Regional Reviews: Phoenix
The plot of Sister Act is fairly simple and similar to other films or shows where a person witnesses a crime and has to hide out in a disguise until they can serve as a witness at trial. In this case, the person is Deloris van Cartier, a lounge singer with big dreams who accidentally sees her boyfriend Curtis, a married man and a gangster, kill one of his men who he thinks squealed to the police. In her attempt to flee, Deloris runs into a police station and finds her former high school friend Eddie, who is now a cop. Eddie, who always had a crush on Deloris, hides her away at a local convent. However, not only is the convent run by a stern Mother Superior, but it's in financial trouble due to low attendance at mass. Deloris and the Mother Superior often butt heads, especially when Deloris uses many of her lounge moves and songs in an attempt to improve the choir. With an offer to buy the church and turn it into an antique shop and Curtis getting closer to discovering where Deloris is hiding, these two opposites are forced to work together.
While the plot is fairly predictable and follows the main plot points in the film script fairly closely, some updates have been made to the period and setting, with the story now set in Philadelphia in the 1970s instead of San Francisco in the 1990s. That change allows the score by Alan Menken (music) and Glenn Slater (lyrics) to incorporate a range of musical styles, from disco to pop, soul and hip-hop, with Slater's lyrics and rhymes especially fun. The book by Cheri and Bill Steinkellner, with additional material by Douglas Carter Beane, creates realistic characters and meaningful moments that are emotional and comical but also honest and sincere.
Ashley White and Kathleen Richards were excellent when they appeared in the 2018 production of the show at Hale and their performances are just as wonderful and even more refined now. White is a powerhouse as Deloris. Her energy level is high and her ability to make the cocky and sure-of-herself woman someone we care for only grows when Deloris realizes she doesn't have any true friends that could take her in and that the nuns at the convent are the only family she has. White has excellent stage presence and a powerful singing voice that makes every song she sings a showstopper. Even though the role of the Mother Superior is a lot less colorful than the role of Deloris, Richards is incredible in her ability to, with just a few facial expressions or glances, make us clearly understand the intricacies of this stern, by-the-book, woman. Her solo in act two shows off her powerful singing voice.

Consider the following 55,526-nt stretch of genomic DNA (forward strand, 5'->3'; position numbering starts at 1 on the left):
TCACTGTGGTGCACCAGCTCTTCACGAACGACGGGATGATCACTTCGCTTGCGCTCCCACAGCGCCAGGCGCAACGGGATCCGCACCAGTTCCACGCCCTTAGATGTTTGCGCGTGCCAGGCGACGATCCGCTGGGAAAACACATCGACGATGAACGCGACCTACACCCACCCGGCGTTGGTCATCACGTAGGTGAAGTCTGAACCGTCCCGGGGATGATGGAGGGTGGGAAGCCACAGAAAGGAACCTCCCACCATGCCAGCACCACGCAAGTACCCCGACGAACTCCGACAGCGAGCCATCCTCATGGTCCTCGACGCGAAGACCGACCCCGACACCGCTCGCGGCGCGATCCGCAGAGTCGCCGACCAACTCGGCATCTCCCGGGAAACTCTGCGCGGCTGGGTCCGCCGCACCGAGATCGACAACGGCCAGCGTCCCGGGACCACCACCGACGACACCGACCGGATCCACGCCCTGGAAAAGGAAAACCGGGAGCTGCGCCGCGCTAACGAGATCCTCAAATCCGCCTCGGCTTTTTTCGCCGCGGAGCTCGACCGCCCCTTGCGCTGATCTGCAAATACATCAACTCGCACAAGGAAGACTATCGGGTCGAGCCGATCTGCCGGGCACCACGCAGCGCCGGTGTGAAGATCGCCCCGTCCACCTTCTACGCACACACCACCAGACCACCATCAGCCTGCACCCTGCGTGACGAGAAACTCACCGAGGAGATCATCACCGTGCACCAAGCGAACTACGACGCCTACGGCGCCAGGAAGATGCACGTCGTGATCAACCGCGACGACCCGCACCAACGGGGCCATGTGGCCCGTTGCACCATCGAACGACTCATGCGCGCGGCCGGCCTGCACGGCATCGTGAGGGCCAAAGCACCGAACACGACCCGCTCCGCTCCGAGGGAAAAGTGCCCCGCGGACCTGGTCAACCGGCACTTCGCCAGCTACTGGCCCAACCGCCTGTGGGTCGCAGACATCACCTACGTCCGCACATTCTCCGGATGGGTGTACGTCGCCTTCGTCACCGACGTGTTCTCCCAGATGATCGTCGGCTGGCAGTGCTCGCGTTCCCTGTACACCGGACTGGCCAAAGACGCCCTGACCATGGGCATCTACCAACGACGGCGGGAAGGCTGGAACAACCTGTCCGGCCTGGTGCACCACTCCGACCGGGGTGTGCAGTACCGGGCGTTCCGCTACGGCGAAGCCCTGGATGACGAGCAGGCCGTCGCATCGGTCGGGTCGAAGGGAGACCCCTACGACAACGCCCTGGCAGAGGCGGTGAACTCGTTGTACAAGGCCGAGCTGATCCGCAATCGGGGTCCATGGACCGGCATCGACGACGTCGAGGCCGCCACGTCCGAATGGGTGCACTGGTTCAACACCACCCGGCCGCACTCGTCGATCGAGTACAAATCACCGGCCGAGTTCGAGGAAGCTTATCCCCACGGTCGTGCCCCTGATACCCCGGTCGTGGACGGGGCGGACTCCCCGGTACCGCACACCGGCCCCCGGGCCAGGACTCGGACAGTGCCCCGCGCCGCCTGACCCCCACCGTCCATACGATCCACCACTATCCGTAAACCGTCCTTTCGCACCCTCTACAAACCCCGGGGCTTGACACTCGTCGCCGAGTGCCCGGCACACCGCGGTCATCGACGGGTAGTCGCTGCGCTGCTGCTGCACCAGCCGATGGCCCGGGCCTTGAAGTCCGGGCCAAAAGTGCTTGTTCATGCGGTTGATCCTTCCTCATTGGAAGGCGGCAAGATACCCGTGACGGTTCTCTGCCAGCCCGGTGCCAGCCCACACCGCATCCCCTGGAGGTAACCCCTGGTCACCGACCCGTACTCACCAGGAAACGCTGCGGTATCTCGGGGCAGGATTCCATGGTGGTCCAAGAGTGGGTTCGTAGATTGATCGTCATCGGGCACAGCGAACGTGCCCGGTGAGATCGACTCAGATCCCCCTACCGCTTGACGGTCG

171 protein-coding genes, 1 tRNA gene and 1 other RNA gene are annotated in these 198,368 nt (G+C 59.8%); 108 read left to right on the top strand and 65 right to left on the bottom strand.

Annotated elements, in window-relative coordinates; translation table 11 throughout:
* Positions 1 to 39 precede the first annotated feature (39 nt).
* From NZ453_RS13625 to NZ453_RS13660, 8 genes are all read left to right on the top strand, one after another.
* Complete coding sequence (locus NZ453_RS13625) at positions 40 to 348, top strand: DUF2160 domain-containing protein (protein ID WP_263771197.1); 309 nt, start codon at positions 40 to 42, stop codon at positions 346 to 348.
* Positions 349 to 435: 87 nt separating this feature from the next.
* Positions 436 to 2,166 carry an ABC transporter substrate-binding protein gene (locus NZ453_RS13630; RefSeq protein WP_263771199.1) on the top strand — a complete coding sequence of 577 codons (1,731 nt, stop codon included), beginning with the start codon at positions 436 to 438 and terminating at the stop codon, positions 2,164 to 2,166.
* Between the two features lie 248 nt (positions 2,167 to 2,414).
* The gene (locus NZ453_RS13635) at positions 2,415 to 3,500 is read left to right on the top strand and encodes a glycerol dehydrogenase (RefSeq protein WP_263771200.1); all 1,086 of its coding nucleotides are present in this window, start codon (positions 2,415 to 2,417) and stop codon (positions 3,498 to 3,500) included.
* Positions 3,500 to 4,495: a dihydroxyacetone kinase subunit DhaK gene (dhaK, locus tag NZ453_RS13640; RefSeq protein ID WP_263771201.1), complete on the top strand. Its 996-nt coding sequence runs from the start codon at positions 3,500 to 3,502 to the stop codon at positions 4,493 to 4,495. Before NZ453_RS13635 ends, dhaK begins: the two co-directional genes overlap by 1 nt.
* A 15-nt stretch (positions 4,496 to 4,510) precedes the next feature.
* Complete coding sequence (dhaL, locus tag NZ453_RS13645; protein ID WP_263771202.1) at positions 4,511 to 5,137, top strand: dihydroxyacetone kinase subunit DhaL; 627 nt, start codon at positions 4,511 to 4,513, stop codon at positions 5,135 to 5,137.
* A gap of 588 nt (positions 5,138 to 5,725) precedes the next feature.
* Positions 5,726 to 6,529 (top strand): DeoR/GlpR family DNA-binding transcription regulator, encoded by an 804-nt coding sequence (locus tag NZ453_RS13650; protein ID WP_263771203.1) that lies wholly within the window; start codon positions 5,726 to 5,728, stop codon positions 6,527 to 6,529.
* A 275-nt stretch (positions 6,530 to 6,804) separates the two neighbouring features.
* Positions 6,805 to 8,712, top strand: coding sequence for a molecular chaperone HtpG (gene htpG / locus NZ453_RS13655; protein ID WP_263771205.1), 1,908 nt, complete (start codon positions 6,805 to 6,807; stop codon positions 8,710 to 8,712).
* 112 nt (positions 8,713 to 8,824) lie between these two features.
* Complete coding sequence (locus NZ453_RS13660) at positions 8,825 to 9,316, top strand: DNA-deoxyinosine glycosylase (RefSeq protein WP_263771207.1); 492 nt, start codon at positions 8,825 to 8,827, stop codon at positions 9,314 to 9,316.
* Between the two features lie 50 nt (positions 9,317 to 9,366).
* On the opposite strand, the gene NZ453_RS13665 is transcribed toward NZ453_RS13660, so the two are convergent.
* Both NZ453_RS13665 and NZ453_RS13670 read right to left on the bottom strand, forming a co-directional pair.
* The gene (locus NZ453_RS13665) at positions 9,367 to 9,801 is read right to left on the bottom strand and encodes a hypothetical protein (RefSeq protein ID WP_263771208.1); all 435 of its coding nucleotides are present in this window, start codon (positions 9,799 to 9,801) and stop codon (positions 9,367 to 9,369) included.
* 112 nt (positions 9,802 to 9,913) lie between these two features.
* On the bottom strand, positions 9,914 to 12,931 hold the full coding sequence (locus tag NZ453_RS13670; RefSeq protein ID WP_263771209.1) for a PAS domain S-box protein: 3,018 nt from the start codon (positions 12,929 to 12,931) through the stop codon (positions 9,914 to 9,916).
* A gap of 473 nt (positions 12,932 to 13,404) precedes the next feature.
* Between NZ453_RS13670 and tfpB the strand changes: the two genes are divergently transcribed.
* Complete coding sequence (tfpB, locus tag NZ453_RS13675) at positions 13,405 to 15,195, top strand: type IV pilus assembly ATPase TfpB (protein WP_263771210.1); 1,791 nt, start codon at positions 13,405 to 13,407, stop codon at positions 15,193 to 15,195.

Trevon Powell oozes charm as Eddie, the soft-spoken and sweet policeman. Powell's warm singing voice shines on the solo "I Could Be That Guy," which starts slow but has some fun surprises that turn it into a winning moment. Ivana Martinic, Gina Guarino, and Lily Nelson are fantastic as a trio of nuns who befriend Deloris. Martinic is hilarious as the joyful and zany Sister Mary Patrick; Guarino is a hoot as Sister Mary Lazarus, the convent's current choir director; and Nelson is sensational as the demure and shy novice Sister Mary Robert who hasn't gotten the calling yet and isn't certain if the life of a nun is in store for her. All three shine on their songs, including Guarino's very funny rap moment, and Nelson's strong voice soars on her solo, "The Life I Never Led."
Gary Pimentel is fun as the Monsignor, while Jared Kitch is appropriately imposing as Curtis. Ray Barcelo, Kyle Webb, and Reece Harris humorously play Curtis' trio of comical henchmen, and Meka Sampler and Shaylee Flanagan are great as Deloris' backup singers and a few other roles. The rest of the ensemble includes Nikki Reeves, Priscilla Bertling, Joshua South, Jeremy Cruz, Kayleah Wilson, Josephine Maldonado, Michala Montano, Amanda Valenzuela, and Ariana Lucius and each manages to bring something distinguishable to the nun, altar boy, and other characters they play.
Cambrian James' direction and choreography are top notch. His period-perfect dance steps set the show clearly in the 1970s and are danced well by the entire cast, while his clear direction delivers well rounded and realistic portrayals. While McKenna Carpenter's set design is fairly simple, the few set elements along with Boyd Cluff's projections working well to establish the various locations in the show. Tia Hawkes' costumes are sharp and appropriate, as are James' wigs and make-up, which have some fun 1970s touches, and the lighting by Pat Downes provides colorful pops along with some gorgeous shadows and darker moments for the scenes in the dimly light convent. Music director Dr. Cathy Hauan derives gorgeous harmonies and strong vocals from the cast.
There have been dozens of film to stage musical adaptations that weren't successful, but Sister Act proves to be one that works quite well. It's a joyous and joyful musical comedy with a huge heart and with an exceptional cast, perfect direction and choreography, and impressive creative aspects, Hale's production is a winner.
Sister Act runs through November 26, 2022, at Hale Centre Theatre, 50 W. Page Avenue, Gilbert AZ. For tickets and information, please visit https://www.haletheatrearizona.com or call 480-497-1181
Directed and Choreographed by Cambrian James